<throttle:id throttle:type="IP">127.0.0.1</throttle:id>
                        <wsp:policy>
                           <throttle:deny>
                        </throttle:deny></wsp:policy>
                     </wsp:policy>
                  </throttle:mediatorthrottleassertion>
               </wsp:policy>
            </policy>
            <onreject>
               <makefault response="true" version="soap11">
                  <code value="tns:Receiver" xmlns:tns="http://www.w3.org/2003/05/soap-envelope">
                     <reason value="ERROR : Restricted IP Address"/>
                  </code>
               </makefault>
               <send/>           
            </onreject>
            <onaccept>
               <send>
                  <endpoint>
                     <address uri="http://localhost:9000/services/SimpleStockQuoteService">
                     </address>
                  </endpoint>
               </send>
            </onaccept>
         </throttle>
      </insequence>
      <outsequence>
         <send>
      </send></outsequence>
   </target>
</description></proxy>

Reference :

September 13, 2015

ESB 4.9.0 - Enhanced RabbitMQ Support

WSO2 ESB 4.9.0 Released !!

Checkout the blog at : http://soatutorials.blogspot.com/2015/09/wso2-esb-490-released.html for details on the exciting new features of this release.

You can download latest ESB version from : http://wso2.com/products/enterprise-service-bus/
Product documentation is available at : https://docs.wso2.com/display/ESB490/

With this release there are a number of enhancements done in RabbitMQ transport support. Documentation for RabbitMQ transport is available at : https://docs.wso2.com/display/ESB490/RabbitMQ+AMQP+Transport

So what's new with RabbitMQ support ?

  • RabbitMQ transport is now inbuilt with WSO2 ESB. Earlier it had to be installed separately as a feature on ESB. But now it is just a matter of modifying the axis2.xml file as would for any other transport
  • Introducing RabbitMQ based message store
  • Automatic connection recovery for RabbitMQ transport incase of network failure, server shutdown etc. Just a few configurations in axis2.xml and you are good to go
  • Introducing RabbitMQ SSL transport support for sender and receiver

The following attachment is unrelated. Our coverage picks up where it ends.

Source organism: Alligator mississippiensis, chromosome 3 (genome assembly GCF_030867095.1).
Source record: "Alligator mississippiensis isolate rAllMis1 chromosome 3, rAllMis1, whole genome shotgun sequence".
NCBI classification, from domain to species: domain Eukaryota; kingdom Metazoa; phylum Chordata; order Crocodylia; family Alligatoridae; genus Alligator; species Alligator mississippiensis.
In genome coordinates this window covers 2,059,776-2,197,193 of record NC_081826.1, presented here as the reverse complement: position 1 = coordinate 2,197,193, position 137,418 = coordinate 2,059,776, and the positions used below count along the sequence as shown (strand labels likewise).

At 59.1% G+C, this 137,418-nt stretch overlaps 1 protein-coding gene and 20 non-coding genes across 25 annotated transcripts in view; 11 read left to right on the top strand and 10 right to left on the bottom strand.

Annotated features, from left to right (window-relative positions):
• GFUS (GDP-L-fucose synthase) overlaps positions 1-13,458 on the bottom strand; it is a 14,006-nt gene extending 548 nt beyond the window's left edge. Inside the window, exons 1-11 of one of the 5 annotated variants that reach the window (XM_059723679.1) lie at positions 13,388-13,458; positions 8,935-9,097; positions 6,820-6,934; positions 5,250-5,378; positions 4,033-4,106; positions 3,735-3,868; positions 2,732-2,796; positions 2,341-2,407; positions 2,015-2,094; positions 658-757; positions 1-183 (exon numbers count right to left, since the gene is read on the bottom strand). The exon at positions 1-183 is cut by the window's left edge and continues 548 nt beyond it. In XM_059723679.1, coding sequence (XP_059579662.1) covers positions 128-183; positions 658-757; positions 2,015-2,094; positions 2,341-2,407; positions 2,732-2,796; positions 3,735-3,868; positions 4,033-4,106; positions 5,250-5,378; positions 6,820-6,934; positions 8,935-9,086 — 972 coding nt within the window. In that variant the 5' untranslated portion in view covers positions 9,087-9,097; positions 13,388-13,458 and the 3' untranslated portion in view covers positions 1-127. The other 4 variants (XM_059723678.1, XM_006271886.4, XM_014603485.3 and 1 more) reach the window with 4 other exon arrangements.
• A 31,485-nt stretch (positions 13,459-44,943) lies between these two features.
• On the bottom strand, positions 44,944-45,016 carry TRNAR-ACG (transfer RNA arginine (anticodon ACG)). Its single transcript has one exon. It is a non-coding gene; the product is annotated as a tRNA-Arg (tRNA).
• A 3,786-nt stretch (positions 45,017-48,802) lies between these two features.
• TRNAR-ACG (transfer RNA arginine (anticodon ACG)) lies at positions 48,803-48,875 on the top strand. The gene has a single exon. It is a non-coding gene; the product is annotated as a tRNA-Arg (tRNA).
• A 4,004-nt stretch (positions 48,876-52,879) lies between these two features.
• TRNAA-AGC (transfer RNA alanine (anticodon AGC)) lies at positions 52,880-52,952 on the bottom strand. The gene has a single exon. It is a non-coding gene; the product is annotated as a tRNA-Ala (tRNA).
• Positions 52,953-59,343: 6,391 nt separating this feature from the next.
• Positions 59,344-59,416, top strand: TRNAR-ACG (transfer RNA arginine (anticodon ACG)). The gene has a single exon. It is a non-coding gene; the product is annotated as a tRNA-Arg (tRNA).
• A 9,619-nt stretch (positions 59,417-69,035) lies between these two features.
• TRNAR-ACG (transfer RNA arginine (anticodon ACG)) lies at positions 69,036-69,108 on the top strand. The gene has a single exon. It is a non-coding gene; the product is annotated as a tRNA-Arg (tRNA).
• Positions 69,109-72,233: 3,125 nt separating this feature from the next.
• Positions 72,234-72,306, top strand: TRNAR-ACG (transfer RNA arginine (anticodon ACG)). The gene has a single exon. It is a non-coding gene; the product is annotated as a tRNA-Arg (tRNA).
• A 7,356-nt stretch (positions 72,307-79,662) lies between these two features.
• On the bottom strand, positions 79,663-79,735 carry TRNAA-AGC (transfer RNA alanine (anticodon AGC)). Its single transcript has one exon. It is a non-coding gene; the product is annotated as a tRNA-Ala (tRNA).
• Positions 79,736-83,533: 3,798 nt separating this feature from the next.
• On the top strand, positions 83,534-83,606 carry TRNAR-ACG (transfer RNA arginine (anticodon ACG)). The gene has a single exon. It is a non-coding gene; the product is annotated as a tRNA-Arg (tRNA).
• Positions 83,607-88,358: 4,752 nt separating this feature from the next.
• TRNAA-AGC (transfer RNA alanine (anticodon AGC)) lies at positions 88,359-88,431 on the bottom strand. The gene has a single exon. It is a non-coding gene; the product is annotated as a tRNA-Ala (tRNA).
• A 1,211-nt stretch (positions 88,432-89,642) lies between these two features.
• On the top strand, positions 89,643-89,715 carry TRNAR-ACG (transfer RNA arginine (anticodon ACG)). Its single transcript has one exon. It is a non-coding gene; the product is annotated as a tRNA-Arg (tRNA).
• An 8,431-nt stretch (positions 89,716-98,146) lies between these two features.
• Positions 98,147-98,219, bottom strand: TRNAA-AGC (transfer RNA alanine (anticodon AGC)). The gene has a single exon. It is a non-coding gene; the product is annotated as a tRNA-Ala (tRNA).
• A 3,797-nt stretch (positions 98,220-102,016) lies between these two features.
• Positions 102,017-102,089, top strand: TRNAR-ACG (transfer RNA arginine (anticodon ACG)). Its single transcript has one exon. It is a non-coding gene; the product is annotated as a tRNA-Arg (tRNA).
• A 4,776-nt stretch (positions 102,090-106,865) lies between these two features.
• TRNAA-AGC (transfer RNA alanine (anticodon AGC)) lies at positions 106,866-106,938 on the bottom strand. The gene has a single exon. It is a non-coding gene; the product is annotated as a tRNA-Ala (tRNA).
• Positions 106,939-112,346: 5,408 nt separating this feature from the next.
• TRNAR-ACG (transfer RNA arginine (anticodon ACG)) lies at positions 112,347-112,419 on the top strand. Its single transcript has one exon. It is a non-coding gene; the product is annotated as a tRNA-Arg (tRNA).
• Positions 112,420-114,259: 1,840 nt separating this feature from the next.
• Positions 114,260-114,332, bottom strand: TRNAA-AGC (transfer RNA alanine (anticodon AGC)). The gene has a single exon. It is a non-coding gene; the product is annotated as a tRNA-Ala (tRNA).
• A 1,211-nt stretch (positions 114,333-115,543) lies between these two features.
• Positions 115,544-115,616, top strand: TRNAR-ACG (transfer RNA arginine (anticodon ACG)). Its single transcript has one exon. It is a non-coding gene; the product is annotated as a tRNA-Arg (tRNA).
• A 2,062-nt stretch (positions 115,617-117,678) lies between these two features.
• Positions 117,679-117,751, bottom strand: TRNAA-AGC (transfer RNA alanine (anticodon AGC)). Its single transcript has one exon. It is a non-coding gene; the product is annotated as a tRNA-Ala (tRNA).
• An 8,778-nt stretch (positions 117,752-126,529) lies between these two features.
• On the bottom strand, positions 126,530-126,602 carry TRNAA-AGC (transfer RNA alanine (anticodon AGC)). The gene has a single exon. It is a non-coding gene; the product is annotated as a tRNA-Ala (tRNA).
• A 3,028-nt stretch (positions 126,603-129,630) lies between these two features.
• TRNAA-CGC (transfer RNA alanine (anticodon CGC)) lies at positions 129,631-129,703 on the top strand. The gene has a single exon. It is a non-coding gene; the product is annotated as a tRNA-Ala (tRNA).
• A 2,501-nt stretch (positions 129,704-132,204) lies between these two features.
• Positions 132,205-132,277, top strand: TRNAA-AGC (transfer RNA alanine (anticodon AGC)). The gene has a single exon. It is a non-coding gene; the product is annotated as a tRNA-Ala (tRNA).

• Synchronized request-response support for RabbitMQ sender. Configure a reply-to queue and RabbitMQ sender is now no longer "out-only"
  • Inbound endpoints is one of the major features of this release and we have introduced for RabbitMQ as well
  • All content-types are now supported by RabbitMQ transport

I will be writing more posts on these features in future posts.

ESB 4.9.0 - Introducing ForEach Mediator

WSO2 ESB 4.9.0 Released !!

Checkout the blog at : http://soatutorials.blogspot.com/2015/09/wso2-esb-490-released.html for details on the exciting new features of this release.

You can download latest ESB version from : http://wso2.com/products/enterprise-service-bus/
Product documentation is available at : https://docs.wso2.com/display/ESB490/

One of the new features that is released is the ForEach mediator. This post is to give an introduction to this mediator. Documentation for the ForEach mediator is available at: https://docs.wso2.com/display/ESB490/ForEach+Mediator

What happens in ForEach mediator?

  • ForEach mediator requires and xpath/jsonpath expression and a sequence (inline or referenced)
  • The original message is split to sub messages based on xpath/jsonpath expression and each such message is mediated sequentially in the mediation flow as defined by the sequence
  • ForEach mediator works in a single thread, thus a blocked execution
  • After the mediation of the sub messages are completed, they are merged back to the original message context to the original parent

ForEach or Iterate Mediator?

  • ForEach mediator and Iterate mediator may sound similar at first. But there are significant differences
  • Iterate mediator will always have to be accompanied by an Aggregate mediator. But ForEach mediator will complete all the processing within the mediator and will have the full message context after the mediation